Lifetime is premiering a new film this Saturday at 8 PM:
Call Me Crazy – and I can’t wait to see it. I hope you will watch it too.
Here is the description from Lifetime:
Through the five shorts named after each title character — Lucy, Eddie, Allison, Grace and Maggie – powerful relationships built on hope and triumph raise a new understanding of what happens when a loved one struggles with mental illness. “Call Me Crazy: A Five Film” stars Academy Award® and Golden Globe® winners Jennifer Hudson, Melissa Leo and Octavia Spencer, Sarah Hyland, Sofia Vassilieva, Brittany Snow, Ernie Hudson, Jason Ritter, three-time Emmy Award®-winner Jean Smart, Lea Thompson, Oscar®-nominee Melanie Griffith and Chelsea Handler. Laura Dern, Bryce Dallas Howard, Bonnie Hunt, Ashley Judd and Sharon Maguire direct the anthology
NAMI (National Alliance of Mental Illness) is a partner in this broadcast. They have a launched a new stigma-busting initiative as part of the campaign, encouraging us all to share our stories as part of You Are Not Alone in This Fight.
As I myself prepare to visit Ohio, New York, Louisiana, Michigan, Connecticut and Tennessee in the next few weeks to share our story for Mental Health Awareness Month, I am thrilled that the messages will reach way beyond personal travels and speeches to reach the wide viewing public.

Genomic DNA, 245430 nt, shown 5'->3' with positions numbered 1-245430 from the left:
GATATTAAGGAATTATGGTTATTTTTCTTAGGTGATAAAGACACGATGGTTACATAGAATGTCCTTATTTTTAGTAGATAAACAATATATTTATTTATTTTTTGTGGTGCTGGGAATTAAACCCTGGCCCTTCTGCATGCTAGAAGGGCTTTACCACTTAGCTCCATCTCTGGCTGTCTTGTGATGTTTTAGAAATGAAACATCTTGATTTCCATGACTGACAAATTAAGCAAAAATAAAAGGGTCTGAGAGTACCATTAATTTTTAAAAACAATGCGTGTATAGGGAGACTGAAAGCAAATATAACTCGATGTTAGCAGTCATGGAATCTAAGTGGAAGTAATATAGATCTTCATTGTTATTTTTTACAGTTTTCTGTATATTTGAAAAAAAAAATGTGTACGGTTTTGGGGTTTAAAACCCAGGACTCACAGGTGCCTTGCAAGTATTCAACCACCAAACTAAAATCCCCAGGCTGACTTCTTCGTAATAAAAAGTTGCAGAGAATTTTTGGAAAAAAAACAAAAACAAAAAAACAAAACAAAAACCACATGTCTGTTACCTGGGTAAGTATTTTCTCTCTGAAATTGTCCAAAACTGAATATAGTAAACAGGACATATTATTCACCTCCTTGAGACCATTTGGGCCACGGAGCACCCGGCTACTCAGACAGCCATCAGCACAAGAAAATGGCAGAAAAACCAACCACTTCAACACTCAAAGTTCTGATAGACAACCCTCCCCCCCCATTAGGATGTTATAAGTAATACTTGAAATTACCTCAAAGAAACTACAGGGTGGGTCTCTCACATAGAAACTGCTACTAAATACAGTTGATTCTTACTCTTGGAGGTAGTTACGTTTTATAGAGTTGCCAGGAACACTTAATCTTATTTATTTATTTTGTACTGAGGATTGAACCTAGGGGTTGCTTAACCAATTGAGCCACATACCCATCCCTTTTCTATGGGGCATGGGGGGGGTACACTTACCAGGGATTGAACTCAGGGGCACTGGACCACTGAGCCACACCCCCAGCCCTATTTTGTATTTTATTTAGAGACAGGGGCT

Here is the story I shared on the NAMI site:
My son has experienced what I later learned is a fairly typical gradual-onset pattern toward full-blown, and heartbreaking, schizophrenia. After years of chaos, we have gone through the stages of family emotional acceptance (NAMI Family-to-Family saved us, which is why I now teach and train others to teach it) and have hope once again – but that hope is always guarded, affected by stigma, caution and some sense of loss.
One saving grace comes in realizing we are not alone. Speaking out about family experience brings mental illness into the light, where it belongs. My book Ben Behind His Voices: One Family’s Journey from the Chaos of Schizophrenia to Hope was created in part to open eyes, ears and hearts to the family experience – and get schizophrenia out of the closet so we can work on paths toward mental and emotional recovery.
Bravo to Lifetime – I hope this movie can help us take another step away from stigma and toward empathy, acceptance and solutions.